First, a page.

Today is International Overdose Awareness Day and parents who have lost children are calling for action to prevent drug overdose deaths. In 2016, at least 2,458 people died of an opioid overdose in Canada and 13 people were hospitalized each day for opioid poisoning. And the numbers keep going up.
A personal story
Petra Schulz’s son Danny died of a drug overdose in 2014. “He started to struggle in his late teens with social anxiety and depression which went to him self-medicating with substances.
“He got into OxyContin. When that was reformulated, he moved to harder street drugs—heroin. And we struggled to get him the help he needed. We managed to have him reach recovery but we weren’t aware of the increased risk of relapse in recovery. We didn’t know anything about harm reduction. And, in 2014, Danny died of a fatal fentanyl overdose.”Listen
This ‘can happen to anybody, to any family’
After Danny’s death, Schulz met two other mothers who lost children through drug use and they founded a group called Moms Stop The Harm based in western Canada. “The most important thing…the message is this can really happen to anybody, to any family. Nobody is immune. So we have to face that reality and we have to have an open conversation with our children.”
Give children the facts early on, says activist
Schulz says admonishing children to not do drugs just doesn’t work and instead children should be given “facts about how certain drugs work, what they do, what the risks are, but most importantly, how to stay safe.” She gives talks at MacEwan University in Edmonton and counsels young people to not do drugs alone and to always have a safe observer, to know the signs of an overdose, how to respond and to have an antidote kit on hand.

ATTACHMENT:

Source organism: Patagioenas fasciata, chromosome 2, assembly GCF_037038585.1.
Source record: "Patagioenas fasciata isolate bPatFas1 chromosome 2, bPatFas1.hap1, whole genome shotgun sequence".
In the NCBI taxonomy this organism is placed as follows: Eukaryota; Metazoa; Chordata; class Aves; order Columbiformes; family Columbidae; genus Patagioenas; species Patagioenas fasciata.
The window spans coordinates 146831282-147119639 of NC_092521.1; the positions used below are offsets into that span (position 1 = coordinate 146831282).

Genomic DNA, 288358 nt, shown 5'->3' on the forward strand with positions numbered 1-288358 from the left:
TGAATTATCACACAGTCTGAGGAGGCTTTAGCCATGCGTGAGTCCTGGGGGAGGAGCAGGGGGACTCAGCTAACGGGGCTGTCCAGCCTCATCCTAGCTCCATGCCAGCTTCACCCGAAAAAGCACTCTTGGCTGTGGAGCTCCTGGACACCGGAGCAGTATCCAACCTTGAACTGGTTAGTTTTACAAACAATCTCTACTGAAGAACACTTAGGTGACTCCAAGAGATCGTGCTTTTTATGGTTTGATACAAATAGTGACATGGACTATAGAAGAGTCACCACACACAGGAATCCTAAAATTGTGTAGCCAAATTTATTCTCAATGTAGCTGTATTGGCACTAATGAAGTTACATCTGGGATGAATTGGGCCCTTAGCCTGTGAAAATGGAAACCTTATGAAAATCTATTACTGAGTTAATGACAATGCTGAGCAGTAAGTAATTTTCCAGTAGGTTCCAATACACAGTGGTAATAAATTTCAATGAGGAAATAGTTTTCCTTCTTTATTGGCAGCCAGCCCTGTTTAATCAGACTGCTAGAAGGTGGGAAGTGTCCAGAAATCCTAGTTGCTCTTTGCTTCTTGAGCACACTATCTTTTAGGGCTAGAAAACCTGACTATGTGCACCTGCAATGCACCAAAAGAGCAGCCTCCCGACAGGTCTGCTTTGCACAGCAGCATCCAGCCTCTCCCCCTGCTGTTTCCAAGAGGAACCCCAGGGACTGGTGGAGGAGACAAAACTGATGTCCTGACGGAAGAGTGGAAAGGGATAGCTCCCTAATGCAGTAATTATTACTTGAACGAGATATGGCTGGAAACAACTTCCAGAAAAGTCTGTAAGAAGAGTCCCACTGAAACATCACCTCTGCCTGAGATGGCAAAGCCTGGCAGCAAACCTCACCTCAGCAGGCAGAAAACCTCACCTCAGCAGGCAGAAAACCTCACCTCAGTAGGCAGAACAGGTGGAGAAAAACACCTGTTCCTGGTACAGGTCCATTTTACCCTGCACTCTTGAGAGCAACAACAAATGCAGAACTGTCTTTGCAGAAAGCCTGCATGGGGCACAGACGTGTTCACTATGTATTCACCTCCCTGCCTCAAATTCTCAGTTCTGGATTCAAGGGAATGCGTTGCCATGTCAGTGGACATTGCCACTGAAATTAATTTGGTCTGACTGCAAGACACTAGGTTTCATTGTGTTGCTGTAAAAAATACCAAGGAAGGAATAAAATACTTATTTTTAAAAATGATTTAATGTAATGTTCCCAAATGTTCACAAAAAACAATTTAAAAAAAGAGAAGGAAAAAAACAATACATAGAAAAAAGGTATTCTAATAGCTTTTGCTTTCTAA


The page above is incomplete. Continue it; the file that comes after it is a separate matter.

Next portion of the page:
Drug dealers don’t check ID, says activist
And informing children needs to start early with age appropriate information, says Schulz. “Coming in to junior high, they are already at risk. And sadly, I have yet to see a dealer who goes out and checks the ID of somebody to see that they’re old enough to buy drugs. And that’s just a reality we need to face.”
The antidote naloxone is being made more readily available in several provinces in Canada, but it only works for opioid overdoses. And when people are given it to reverse an overdose they must still go to hospital.
‘Wait times, too often, are deadly’
Schulz says one big barrier to getting treatment for young people who use drugs is stigma. They are accused of making poor choices and suffering self-inflicted harm. But she says substance is a health issue and we should stop criminalizing it. And she says treatment must be “readily available, when people need it, where people need it.”
This is an issue in Canada where one may wait several weeks to get an appointment with a doctor. “Substance use is not like scheduling hip surgery…When the person is ready to make that life change, that’s when we should be able to offer treatment…The wait times, too often, are deadly.”
Schulz says doctors contributed to Canada’s opioid addiction crisis by readily prescribing the opioids and that they now have an obligation to help those who have become dependent by treating them with drugs that may help overcome it.
Government asked to declare a public health emergency
She also urges the federal government to speed up the approval of safe consumption sites, to run a public awareness campaign to reduce stigma and to declare a national health emergency so there will be more resources to help counter this public health crisis. The government of the province of British Columbia has already made such a declaration.